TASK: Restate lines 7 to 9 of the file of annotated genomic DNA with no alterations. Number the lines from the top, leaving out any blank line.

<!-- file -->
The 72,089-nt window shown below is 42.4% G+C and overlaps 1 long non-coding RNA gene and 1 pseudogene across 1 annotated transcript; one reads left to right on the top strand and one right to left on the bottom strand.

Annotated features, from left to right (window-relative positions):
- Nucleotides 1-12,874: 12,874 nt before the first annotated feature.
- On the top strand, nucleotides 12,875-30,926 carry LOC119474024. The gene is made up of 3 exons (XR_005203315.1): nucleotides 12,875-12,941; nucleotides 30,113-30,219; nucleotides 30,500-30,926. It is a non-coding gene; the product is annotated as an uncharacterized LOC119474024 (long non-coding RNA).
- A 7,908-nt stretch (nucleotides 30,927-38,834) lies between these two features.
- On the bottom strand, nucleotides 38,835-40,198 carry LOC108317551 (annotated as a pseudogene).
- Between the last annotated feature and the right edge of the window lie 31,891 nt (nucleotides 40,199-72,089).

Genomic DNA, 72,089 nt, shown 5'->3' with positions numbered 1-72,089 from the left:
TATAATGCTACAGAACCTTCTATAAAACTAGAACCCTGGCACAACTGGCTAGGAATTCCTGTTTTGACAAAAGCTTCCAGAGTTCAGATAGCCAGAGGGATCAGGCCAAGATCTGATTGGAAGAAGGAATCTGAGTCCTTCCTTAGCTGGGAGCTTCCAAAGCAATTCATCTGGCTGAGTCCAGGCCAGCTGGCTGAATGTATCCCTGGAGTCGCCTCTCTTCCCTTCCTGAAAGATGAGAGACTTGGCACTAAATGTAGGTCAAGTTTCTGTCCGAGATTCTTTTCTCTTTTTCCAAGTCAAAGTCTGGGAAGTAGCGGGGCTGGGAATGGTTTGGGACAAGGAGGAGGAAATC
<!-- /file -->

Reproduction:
- Between the last annotated feature and the right edge of the window lie 31,891 nt (nucleotides 40,199-72,089).

Genomic DNA, 72,089 nt, shown 5'->3' with positions numbered 1-72,089 from the left:
TATAATGCTACAGAACCTTCTATAAAACTAGAACCCTGGCACAACTGGCTAGGAATTCCTGTTTTGACAAAAGCTTCCAGAGTTCAGATAGCCAGAGGGATCAGGCCAAGATCTGATTGGAAGAAGGAATCTGAGTCCTTCCTTAGCTGGGAGCTTCCAAAGCAATTCATCTGGCTGAGTCCAGGCCAGCTGGCTGAATGTATCCCTGGAGTCGCCTCTCTTCCCTTCCTGAAAGATGAGAGACTTGGCACTAAATGTAGGTCAAGTTTCTGTCCGAGATTCTTTTCTCTTTTTCCAAGTCAAAGTCTGGGAAGTAGCGGGGCTGGGAATGGTTTGGGACAAGGAGGAGGAAATC